Students who are social-networking savvy may be ahead of the academic curve.

In a recent study, UF psychology alumnus Reynol Junco found that Twitter increases grade point averages as well as students’ likelihood to stay at a single university until graduation.

The study was performed at Lock Haven University in Pennsylvania, where Junco is an assistant professor.

He took a group of 125 students who did not previously use Twitter from a freshman seminar for pre-health professional majors and split them into two groups, introducing one group to the 140-character world of Twitter.

Junco spoke to other professors about using social media in their classes and found that professors favored Twitter over other networking sites because there was less of a social requirement.

While in these courses, students were able to tweet to complete homework and extra credit assignments.

Junco admitted that he thought Twitter would help students socially but not academically. However, after one semester, students using Twitter had an average grade point average of 2.8 — 0.5 points higher than non-users.

Students were also given a pretest to measure engagement — their level of involvement and attachment to the university — before the Twitter experiment began.

On the post-test, Twitter users showed increased engagement, which Junco said means they are much more committed to the university.

“Engagement is the magic bullet of student success,” Junco said. “You have to engage students early in their college career to keep them connected to the institution and to keep them successful.”

Jessica Annett, a UF English and Spanish senior, said that through Twitter she is exposed to conversational and spontaneous dialogue from Spanish speakers in other countries.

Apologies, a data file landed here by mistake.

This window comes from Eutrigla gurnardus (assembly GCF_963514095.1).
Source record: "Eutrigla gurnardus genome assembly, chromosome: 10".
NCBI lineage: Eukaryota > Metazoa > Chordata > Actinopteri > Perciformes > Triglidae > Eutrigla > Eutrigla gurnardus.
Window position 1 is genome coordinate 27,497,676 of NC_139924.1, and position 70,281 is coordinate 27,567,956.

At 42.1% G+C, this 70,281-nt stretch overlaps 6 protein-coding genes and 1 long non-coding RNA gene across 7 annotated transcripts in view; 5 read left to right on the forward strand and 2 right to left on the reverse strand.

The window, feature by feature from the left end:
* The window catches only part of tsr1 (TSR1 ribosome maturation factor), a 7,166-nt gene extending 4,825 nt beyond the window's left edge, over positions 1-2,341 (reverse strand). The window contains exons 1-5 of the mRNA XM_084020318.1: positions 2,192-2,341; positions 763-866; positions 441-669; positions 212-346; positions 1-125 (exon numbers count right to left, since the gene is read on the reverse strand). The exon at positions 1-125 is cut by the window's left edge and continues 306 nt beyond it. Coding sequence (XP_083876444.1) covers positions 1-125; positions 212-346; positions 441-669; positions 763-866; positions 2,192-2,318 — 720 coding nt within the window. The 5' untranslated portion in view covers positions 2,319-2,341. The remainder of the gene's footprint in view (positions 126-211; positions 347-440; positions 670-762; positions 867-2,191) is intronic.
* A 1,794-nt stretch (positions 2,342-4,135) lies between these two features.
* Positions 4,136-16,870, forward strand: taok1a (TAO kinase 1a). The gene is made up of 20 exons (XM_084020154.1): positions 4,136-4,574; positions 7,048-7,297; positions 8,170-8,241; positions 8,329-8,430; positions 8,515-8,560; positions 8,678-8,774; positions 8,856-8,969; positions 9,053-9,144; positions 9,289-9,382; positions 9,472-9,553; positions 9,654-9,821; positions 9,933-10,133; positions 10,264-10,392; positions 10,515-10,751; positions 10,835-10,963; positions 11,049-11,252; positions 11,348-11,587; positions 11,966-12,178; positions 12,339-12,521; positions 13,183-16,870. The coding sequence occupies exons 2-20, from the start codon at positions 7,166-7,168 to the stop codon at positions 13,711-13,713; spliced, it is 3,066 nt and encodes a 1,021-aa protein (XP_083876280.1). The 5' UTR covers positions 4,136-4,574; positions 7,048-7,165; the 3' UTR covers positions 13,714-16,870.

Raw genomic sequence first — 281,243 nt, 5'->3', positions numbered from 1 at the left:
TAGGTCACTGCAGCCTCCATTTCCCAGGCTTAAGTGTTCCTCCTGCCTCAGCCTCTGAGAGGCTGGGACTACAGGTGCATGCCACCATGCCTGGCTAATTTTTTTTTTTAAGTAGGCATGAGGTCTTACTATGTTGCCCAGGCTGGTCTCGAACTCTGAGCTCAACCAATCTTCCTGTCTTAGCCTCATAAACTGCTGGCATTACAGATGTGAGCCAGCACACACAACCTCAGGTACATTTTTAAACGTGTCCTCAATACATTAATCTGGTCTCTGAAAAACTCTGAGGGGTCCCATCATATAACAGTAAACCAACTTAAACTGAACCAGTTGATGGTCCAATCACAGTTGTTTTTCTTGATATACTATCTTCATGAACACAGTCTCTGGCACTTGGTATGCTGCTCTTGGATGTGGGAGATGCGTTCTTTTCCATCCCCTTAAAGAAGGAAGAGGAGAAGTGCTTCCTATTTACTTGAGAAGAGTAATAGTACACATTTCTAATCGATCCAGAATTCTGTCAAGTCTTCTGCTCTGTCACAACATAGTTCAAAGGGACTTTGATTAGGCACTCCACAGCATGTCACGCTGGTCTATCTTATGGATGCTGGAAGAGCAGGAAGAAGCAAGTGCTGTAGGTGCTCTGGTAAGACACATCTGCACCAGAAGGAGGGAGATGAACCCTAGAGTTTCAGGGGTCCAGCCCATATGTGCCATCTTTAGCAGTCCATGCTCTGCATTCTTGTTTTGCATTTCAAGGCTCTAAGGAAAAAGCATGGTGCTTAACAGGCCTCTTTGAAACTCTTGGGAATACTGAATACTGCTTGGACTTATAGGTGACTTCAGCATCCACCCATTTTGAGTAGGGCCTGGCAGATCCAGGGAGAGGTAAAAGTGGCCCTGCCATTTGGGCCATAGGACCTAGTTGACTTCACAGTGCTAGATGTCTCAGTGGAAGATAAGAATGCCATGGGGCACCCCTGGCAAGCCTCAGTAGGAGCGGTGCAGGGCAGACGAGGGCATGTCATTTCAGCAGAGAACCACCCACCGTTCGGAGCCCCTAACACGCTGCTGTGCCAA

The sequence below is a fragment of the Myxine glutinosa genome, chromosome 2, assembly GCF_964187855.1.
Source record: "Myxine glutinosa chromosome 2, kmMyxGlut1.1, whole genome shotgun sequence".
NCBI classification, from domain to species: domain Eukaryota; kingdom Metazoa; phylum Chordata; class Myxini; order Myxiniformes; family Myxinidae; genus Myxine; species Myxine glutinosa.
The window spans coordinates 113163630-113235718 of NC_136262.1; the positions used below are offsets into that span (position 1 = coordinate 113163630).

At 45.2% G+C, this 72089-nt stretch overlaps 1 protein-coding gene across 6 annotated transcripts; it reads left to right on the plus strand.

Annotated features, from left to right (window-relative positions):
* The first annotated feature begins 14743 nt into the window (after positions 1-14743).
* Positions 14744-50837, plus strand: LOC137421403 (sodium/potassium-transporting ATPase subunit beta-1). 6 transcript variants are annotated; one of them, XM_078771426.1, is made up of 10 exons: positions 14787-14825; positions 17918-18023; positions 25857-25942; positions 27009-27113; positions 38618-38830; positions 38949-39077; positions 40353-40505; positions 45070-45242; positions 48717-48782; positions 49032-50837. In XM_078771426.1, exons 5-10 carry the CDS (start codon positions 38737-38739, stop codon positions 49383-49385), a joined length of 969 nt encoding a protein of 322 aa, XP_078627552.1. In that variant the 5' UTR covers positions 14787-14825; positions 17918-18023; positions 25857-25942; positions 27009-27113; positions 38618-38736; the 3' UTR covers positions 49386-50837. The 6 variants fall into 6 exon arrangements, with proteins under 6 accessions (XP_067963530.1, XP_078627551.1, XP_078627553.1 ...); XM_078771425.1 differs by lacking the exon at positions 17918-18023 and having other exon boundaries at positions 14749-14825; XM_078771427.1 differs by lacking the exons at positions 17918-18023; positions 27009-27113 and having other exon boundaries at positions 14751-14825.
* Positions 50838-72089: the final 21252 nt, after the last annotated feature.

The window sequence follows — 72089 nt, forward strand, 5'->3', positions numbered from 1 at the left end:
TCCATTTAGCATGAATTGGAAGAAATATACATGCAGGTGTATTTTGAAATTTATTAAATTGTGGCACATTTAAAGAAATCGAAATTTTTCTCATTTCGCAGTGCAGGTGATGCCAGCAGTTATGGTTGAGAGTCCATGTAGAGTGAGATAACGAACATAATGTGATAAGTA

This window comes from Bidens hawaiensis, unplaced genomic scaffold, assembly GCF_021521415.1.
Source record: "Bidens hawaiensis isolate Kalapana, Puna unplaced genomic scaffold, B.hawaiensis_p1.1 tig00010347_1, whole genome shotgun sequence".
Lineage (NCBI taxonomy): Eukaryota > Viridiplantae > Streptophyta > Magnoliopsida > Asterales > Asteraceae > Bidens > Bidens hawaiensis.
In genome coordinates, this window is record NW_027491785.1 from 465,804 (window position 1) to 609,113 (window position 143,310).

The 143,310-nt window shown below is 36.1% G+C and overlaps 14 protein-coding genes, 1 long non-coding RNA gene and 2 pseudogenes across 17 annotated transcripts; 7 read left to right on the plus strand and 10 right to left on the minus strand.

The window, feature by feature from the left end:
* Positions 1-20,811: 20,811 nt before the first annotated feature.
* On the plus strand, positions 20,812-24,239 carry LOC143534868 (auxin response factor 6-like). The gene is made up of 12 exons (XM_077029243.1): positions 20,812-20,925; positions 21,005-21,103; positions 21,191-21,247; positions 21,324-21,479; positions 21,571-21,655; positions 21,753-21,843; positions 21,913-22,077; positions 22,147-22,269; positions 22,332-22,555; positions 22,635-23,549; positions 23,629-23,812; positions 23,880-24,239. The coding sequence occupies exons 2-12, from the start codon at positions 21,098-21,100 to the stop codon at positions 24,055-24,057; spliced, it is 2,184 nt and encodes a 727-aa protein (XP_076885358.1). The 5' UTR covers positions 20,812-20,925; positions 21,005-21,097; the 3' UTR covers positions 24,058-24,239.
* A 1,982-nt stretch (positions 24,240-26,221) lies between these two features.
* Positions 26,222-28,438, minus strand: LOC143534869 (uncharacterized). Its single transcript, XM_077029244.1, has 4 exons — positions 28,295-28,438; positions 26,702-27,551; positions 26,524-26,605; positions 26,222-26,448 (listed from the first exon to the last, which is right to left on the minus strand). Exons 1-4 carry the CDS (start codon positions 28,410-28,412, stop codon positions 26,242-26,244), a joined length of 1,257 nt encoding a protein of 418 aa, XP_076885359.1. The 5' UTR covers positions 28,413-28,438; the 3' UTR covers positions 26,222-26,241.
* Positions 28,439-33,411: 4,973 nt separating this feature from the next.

“Things like slang and abbreviations are never taught in classrooms and hard to find if you aren’t immersed in the culture,” she said. “With Twitter, you can be connected to any country just by typing something into a search field.”

Tags

(1) comment

atticraw

So if we allow our students to 'tweet' their homework and assignments to us we should see an improvement in grades? I'm going to guess that the classes in the study didn't include any math/science based classes.

Welcome to the discussion.

Keep it Clean. Please avoid obscene, vulgar, lewd, racist or sexually-oriented language. Don't Threaten. Threats of harming another person will not be tolerated. Be Truthful. Don't knowingly lie about anyone or anything. Be Nice. No racism, sexism or any sort of -ism that is degrading to another person. Be Proactive. Use the 'Report' link on each comment to let us know of abusive posts. Share with Us. We'd love to hear eyewitness accounts, the history behind an article.